The former SDF, led by H. M. Hyndman, rapidly took control of the new organisation, and advocated political action over and above industrial or trade union action. Nonetheless, John Maclean, the party's leader in Scotland, played a leading role in Red Clydeside strikes during World War I.
Hyndman had always taken a nationalist viewpoint, and advocated funding the British military to oppose Prussian belligerency. This proved increasingly controversial within the BSP, and led to a number of small revolts gaining greater rank-and-file control over party procedures.
In 1914, the party, keen to join the Second International despite its obvious reformism, voted to affiliate to the Labour Party. But by this time, the party was on the verge of splitting over attitudes to the war.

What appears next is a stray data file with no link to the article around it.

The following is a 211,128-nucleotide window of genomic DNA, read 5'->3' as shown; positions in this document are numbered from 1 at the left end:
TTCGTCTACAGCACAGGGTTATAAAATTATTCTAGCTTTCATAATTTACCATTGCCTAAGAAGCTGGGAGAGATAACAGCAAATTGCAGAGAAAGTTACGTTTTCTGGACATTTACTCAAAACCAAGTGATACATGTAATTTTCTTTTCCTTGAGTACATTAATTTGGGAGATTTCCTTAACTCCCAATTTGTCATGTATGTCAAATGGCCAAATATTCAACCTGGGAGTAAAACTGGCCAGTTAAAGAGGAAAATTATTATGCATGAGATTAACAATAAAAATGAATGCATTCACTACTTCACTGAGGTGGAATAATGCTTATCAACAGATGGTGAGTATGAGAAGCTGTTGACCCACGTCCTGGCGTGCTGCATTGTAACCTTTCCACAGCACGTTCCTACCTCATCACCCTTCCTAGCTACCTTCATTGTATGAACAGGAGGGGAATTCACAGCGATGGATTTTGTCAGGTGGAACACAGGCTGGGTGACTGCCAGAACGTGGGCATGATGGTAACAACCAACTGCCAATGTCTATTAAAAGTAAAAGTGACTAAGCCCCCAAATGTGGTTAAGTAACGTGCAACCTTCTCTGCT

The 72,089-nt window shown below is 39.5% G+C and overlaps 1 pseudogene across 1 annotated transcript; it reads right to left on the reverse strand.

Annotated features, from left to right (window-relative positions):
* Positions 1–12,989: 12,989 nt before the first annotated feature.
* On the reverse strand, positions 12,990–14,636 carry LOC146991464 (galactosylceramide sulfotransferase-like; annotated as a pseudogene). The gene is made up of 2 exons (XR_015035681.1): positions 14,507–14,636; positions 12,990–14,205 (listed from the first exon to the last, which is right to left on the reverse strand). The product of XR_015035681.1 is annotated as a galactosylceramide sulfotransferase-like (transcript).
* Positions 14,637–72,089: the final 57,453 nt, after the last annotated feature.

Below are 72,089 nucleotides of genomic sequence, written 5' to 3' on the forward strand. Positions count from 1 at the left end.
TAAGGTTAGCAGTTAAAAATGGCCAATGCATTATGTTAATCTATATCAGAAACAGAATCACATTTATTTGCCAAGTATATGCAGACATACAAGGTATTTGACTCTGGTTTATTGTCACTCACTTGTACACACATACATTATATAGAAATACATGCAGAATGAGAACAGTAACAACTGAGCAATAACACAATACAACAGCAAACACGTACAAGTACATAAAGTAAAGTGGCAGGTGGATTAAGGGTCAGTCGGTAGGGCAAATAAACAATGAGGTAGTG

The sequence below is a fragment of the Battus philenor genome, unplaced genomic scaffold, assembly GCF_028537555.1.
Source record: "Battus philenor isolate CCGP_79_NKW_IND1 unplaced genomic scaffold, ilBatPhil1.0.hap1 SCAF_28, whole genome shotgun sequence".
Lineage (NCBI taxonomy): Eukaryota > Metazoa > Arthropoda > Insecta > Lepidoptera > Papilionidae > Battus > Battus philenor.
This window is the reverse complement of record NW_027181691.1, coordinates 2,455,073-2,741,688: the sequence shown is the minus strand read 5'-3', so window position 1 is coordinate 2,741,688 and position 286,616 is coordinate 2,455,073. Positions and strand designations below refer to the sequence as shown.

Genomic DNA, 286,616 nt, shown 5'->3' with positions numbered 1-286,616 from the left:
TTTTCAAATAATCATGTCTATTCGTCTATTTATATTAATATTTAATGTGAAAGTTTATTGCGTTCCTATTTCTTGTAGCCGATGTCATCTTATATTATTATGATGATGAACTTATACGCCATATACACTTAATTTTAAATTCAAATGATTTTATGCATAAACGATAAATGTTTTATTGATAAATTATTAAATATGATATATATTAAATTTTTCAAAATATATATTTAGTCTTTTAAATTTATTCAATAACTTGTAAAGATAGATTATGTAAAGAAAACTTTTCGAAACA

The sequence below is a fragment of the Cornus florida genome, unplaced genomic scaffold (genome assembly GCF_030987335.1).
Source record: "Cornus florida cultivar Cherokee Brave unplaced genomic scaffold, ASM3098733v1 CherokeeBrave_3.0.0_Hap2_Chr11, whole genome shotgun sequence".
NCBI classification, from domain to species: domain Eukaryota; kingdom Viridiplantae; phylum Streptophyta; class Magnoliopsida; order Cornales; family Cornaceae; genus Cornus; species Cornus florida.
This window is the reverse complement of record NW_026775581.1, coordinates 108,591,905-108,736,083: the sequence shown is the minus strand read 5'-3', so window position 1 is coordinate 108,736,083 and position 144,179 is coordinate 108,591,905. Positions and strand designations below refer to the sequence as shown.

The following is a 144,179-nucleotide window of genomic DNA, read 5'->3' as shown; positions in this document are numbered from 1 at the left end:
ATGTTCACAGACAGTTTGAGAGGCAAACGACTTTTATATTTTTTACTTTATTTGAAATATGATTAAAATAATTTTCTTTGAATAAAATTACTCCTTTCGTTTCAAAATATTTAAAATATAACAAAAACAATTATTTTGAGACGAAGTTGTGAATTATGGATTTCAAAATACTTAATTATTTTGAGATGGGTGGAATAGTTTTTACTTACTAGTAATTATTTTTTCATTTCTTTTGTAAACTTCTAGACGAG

The most right-wing section of the party split in early 1915 to form the Socialist National Defence League, while the leadership was defeated in elections in 1916 by an internationalist group, essentially pacifist, supporting the programme of the Zimmerwald Conference. Hyndman and his followers established the National Socialist Party.
The party's new leadership maintained the desire to join the Second International, and the BSP was finally accepted into the Labour Party later that year.
By late 1918, many in the party, including Maclean, were inspired by the lead of the Bolsheviks in the Russian Revolution and determined to form a British Communist Party. They negotiated with the Socialist Labour Party, but could not agree on the question of whether the new party should affiliate to the Labour Party, and so formed the Communist Party of Great Britain with some of the SLP's members in 1920, dissolving the party.